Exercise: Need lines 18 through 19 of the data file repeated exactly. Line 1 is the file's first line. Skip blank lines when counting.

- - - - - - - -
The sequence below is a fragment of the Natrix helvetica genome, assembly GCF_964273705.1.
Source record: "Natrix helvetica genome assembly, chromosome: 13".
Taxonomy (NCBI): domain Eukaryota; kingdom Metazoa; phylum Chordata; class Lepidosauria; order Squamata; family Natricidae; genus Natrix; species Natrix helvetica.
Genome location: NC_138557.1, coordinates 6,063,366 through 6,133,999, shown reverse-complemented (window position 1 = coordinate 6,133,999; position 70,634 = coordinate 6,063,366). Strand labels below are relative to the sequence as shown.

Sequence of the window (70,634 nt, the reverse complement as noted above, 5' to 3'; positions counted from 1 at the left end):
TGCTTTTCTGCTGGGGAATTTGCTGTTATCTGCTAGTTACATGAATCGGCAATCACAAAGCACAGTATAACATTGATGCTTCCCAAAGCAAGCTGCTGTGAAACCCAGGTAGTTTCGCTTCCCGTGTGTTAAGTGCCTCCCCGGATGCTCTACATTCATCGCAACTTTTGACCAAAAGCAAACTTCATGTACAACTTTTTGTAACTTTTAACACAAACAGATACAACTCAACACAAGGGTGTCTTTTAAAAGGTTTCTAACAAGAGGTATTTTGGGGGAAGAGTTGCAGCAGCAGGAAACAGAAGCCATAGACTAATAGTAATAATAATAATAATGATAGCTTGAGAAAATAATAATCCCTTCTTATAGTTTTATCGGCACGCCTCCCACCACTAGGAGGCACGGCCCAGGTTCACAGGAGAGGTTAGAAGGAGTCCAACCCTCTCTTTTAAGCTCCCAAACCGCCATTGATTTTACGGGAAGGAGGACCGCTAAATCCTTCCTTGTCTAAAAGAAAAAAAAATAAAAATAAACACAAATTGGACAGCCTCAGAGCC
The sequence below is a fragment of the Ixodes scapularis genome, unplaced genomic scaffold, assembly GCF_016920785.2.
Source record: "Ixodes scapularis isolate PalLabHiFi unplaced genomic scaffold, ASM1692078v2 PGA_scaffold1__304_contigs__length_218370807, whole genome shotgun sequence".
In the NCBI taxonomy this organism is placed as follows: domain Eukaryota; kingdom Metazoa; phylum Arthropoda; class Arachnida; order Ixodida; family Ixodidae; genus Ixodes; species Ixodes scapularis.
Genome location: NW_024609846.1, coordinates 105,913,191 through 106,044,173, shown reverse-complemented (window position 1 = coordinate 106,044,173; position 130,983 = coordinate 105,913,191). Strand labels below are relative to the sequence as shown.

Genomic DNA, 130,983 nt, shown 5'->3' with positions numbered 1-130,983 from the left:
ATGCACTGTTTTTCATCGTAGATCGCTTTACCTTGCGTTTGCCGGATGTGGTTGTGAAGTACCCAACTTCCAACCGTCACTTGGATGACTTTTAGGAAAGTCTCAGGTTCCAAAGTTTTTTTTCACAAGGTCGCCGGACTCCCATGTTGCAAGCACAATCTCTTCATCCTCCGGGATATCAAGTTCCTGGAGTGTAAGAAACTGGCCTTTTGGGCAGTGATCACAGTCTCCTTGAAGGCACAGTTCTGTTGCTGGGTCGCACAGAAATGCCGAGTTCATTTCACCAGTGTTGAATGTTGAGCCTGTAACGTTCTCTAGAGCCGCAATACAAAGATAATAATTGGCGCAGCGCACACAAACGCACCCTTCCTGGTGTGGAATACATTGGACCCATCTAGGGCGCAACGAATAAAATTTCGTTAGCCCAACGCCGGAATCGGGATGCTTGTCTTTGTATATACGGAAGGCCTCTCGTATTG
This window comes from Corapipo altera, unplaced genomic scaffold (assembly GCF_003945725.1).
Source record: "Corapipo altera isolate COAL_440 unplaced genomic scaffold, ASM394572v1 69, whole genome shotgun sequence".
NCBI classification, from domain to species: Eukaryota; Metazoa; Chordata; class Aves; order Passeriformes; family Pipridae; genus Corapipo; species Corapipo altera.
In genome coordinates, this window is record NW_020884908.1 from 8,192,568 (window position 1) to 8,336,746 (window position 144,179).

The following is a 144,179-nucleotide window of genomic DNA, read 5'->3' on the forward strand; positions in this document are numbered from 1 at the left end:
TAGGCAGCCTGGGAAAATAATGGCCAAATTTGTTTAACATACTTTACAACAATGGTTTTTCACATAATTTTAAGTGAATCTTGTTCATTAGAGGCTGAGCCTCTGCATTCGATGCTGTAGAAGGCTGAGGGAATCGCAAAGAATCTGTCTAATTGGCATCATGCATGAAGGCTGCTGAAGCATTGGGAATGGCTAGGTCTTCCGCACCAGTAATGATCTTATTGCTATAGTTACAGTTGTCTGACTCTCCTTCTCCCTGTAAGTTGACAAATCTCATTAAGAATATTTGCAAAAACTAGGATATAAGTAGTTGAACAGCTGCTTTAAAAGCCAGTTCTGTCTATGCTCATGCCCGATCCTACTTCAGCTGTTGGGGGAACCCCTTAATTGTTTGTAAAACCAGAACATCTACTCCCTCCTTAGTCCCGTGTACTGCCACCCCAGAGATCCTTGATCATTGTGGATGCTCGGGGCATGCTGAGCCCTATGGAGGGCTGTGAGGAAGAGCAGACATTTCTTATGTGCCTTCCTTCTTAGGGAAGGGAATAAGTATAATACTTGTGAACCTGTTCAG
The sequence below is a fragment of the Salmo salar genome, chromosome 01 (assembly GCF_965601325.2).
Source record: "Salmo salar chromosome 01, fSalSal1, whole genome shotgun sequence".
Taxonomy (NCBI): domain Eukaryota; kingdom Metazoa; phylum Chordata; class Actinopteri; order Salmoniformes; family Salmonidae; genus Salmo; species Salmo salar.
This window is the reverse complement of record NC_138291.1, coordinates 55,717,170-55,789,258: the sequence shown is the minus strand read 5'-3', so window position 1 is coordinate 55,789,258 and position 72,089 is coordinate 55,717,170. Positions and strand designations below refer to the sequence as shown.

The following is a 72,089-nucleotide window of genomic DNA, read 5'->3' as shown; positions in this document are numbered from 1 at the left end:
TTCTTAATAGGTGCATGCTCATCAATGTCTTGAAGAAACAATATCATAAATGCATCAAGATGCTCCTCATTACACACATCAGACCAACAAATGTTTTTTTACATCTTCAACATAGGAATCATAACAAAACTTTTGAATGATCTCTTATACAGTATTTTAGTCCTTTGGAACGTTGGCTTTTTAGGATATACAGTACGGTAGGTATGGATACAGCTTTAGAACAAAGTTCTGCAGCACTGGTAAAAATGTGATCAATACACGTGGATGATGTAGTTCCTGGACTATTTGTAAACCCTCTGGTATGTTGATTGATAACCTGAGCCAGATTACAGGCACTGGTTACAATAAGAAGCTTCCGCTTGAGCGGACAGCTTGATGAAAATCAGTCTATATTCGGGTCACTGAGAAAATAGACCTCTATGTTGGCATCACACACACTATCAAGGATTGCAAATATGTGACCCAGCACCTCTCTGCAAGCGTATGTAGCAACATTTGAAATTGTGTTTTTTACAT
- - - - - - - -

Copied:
TAGGCAGCCTGGGAAAATAATGGCCAAATTTGTTTAACATACTTTACAACAATGGTTTTTCACATAATTTTAAGTGAATCTTGTTCATTAGAGGCTGAGCCTCTGCATTCGATGCTGTAGAAGGCTGAGGGAATCGCAAAGAATCTGTCTAATTGGCATCATGCATGAAGGCTGCTGAAGCATTGGGAATGGCTAGGTCTTCCGCACCAGTAATGATCTTATTGCTATAGTTACAGTTGTCTGACTCTCCTTCTCCCTGTAAGTTGACAAATCTCATTAAGAATATTTGCAAAAACTAGGATATAAGTAGTTGAACAGCTGCTTTAAAAGCCAGTTCTGTCTATGCTCATGCCCGATCCTACTTCAGCTGTTGGGGGAACCCCTTAATTGTTTGTAAAACCAGAACATCTACTCCCTCCTTAGTCCCGTGTACTGCCACCCCAGAGATCCTTGATCATTGTGGATGCTCGGGGCATGCTGAGCCCTATGGAGGGCTGTGAGGAAGAGCAGACATTTCTTATGTGCCTTCCTTCTTAGGGAAGGGAATAAGTATAATACTTGTGAACCTGTTCAG
The sequence below is a fragment of the Salmo salar genome, chromosome 01 (assembly GCF_965601325.2).